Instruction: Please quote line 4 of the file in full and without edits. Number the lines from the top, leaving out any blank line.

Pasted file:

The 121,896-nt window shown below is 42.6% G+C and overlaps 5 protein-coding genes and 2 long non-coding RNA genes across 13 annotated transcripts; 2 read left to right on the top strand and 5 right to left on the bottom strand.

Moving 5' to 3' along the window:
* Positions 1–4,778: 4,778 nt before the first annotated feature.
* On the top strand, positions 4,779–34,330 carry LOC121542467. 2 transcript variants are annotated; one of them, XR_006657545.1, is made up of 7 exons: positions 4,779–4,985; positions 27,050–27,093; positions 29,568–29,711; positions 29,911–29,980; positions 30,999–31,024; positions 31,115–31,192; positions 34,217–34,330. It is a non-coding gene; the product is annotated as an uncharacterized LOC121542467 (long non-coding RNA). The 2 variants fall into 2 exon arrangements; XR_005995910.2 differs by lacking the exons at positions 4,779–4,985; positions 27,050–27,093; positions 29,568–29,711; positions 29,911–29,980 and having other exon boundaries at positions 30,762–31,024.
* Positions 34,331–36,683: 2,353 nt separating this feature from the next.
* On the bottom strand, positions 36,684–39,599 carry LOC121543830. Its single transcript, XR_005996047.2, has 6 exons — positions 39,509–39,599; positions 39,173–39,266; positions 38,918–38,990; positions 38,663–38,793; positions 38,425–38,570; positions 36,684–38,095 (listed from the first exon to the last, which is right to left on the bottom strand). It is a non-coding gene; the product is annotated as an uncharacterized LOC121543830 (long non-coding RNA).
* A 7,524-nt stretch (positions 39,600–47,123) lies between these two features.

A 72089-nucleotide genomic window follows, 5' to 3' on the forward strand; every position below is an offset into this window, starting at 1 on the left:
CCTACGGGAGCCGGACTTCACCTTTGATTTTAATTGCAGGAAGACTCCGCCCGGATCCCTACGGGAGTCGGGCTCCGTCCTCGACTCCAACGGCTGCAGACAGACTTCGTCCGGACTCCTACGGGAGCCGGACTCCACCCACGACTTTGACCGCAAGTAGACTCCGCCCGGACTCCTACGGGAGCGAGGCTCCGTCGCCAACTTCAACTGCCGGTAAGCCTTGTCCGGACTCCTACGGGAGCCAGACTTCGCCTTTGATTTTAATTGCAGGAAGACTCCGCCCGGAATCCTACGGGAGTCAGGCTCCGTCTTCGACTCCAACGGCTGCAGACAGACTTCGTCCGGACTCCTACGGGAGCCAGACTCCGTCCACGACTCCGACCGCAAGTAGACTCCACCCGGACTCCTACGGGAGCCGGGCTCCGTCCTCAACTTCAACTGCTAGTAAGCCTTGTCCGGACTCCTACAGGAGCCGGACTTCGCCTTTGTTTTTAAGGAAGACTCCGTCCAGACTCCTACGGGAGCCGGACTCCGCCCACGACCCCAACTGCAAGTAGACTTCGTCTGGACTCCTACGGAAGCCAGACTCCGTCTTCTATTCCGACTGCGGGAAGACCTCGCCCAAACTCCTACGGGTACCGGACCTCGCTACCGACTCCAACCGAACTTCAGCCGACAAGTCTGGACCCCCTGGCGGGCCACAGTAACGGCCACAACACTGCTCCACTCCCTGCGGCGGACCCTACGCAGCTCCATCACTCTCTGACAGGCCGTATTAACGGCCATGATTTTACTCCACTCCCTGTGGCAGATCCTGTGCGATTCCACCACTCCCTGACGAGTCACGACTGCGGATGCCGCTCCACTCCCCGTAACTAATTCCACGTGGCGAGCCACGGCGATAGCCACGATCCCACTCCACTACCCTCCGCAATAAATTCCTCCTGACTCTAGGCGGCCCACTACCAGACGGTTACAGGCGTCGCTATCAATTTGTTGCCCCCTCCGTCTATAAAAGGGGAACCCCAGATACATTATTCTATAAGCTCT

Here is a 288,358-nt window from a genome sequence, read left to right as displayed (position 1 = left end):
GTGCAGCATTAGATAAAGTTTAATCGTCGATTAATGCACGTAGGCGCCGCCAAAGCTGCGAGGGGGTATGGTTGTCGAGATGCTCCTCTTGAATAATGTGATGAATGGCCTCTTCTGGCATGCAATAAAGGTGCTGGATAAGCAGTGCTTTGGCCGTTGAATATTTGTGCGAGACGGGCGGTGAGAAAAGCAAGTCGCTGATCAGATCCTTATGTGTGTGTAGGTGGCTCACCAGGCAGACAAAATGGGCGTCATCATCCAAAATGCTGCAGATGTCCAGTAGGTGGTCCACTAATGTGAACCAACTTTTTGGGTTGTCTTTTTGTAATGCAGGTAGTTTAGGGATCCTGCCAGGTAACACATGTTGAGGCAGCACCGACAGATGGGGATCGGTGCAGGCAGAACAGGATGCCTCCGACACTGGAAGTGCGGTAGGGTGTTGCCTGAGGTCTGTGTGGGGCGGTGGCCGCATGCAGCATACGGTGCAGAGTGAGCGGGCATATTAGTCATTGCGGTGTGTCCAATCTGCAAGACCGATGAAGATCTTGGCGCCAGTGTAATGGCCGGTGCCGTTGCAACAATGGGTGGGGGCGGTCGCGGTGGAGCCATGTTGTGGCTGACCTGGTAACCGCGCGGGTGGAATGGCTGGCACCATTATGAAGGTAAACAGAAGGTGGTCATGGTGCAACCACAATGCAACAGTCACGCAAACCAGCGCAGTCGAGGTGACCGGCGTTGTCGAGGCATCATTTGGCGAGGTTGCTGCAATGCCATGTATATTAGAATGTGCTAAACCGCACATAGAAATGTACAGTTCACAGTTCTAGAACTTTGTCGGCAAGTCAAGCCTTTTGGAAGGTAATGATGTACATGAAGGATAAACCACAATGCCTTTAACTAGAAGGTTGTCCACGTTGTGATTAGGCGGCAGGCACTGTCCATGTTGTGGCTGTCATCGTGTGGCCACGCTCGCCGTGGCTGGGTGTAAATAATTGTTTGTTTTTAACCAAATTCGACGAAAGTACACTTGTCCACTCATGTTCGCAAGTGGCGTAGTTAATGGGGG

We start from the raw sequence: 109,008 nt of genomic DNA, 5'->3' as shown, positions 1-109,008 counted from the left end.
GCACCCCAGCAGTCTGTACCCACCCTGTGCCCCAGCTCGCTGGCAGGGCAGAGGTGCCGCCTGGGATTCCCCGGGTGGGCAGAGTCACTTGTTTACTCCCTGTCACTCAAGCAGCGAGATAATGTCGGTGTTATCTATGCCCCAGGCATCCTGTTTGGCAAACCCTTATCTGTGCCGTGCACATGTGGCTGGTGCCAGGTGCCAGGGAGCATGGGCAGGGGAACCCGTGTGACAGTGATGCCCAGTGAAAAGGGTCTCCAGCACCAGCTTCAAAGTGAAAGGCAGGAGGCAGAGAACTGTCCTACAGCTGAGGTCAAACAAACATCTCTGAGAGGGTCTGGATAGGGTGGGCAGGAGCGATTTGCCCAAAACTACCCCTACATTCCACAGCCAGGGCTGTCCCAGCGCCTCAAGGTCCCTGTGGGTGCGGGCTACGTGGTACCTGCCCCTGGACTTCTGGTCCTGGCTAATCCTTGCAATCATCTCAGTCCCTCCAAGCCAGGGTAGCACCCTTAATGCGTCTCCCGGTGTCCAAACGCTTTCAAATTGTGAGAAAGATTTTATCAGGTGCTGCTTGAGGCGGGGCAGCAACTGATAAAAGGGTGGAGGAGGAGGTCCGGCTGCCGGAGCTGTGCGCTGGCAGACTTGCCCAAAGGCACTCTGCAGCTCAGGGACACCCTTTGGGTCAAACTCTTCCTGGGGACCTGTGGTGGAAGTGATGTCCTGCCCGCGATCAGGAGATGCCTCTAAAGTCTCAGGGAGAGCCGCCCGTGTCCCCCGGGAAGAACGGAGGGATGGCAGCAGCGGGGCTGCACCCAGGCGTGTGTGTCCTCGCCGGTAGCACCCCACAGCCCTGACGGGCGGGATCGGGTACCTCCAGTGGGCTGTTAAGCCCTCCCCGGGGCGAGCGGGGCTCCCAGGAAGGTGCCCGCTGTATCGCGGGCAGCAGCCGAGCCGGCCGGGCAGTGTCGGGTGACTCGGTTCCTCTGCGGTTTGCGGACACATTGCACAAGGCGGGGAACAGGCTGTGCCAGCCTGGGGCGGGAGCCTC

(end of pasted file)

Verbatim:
* On the top strand, positions 4,779–34,330 carry LOC121542467. 2 transcript variants are annotated; one of them, XR_006657545.1, is made up of 7 exons: positions 4,779–4,985; positions 27,050–27,093; positions 29,568–29,711; positions 29,911–29,980; positions 30,999–31,024; positions 31,115–31,192; positions 34,217–34,330. It is a non-coding gene; the product is annotated as an uncharacterized LOC121542467 (long non-coding RNA). The 2 variants fall into 2 exon arrangements; XR_005995910.2 differs by lacking the exons at positions 4,779–4,985; positions 27,050–27,093; positions 29,568–29,711; positions 29,911–29,980 and having other exon boundaries at positions 30,762–31,024.